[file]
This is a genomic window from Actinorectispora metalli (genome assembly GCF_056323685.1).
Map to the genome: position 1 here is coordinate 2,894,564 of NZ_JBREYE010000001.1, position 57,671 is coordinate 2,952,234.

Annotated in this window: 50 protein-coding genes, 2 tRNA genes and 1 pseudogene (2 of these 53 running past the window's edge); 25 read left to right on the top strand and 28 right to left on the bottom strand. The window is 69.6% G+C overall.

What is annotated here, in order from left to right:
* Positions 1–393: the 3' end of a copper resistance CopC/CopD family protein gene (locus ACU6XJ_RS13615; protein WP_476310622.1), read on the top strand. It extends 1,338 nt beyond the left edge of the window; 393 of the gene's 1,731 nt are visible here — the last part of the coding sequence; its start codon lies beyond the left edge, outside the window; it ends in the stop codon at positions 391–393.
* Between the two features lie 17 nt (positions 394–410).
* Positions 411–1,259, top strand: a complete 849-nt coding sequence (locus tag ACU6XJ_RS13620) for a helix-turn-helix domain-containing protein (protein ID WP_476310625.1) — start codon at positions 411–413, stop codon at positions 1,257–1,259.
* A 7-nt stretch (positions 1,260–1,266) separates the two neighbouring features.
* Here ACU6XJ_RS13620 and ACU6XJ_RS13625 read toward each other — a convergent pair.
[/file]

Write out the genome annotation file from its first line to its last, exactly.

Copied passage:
This is a genomic window from Actinorectispora metalli (genome assembly GCF_056323685.1).
Map to the genome: position 1 here is coordinate 2,894,564 of NZ_JBREYE010000001.1, position 57,671 is coordinate 2,952,234.

Annotated in this window: 50 protein-coding genes, 2 tRNA genes and 1 pseudogene (2 of these 53 running past the window's edge); 25 read left to right on the top strand and 28 right to left on the bottom strand. The window is 69.6% G+C overall.

What is annotated here, in order from left to right:
* Positions 1–393: the 3' end of a copper resistance CopC/CopD family protein gene (locus ACU6XJ_RS13615; protein WP_476310622.1), read on the top strand. It extends 1,338 nt beyond the left edge of the window; 393 of the gene's 1,731 nt are visible here — the last part of the coding sequence; its start codon lies beyond the left edge, outside the window; it ends in the stop codon at positions 391–393.
* Between the two features lie 17 nt (positions 394–410).
* Positions 411–1,259, top strand: a complete 849-nt coding sequence (locus tag ACU6XJ_RS13620) for a helix-turn-helix domain-containing protein (protein ID WP_476310625.1) — start codon at positions 411–413, stop codon at positions 1,257–1,259.
* A 7-nt stretch (positions 1,260–1,266) separates the two neighbouring features.
* Here ACU6XJ_RS13620 and ACU6XJ_RS13625 read toward each other — a convergent pair.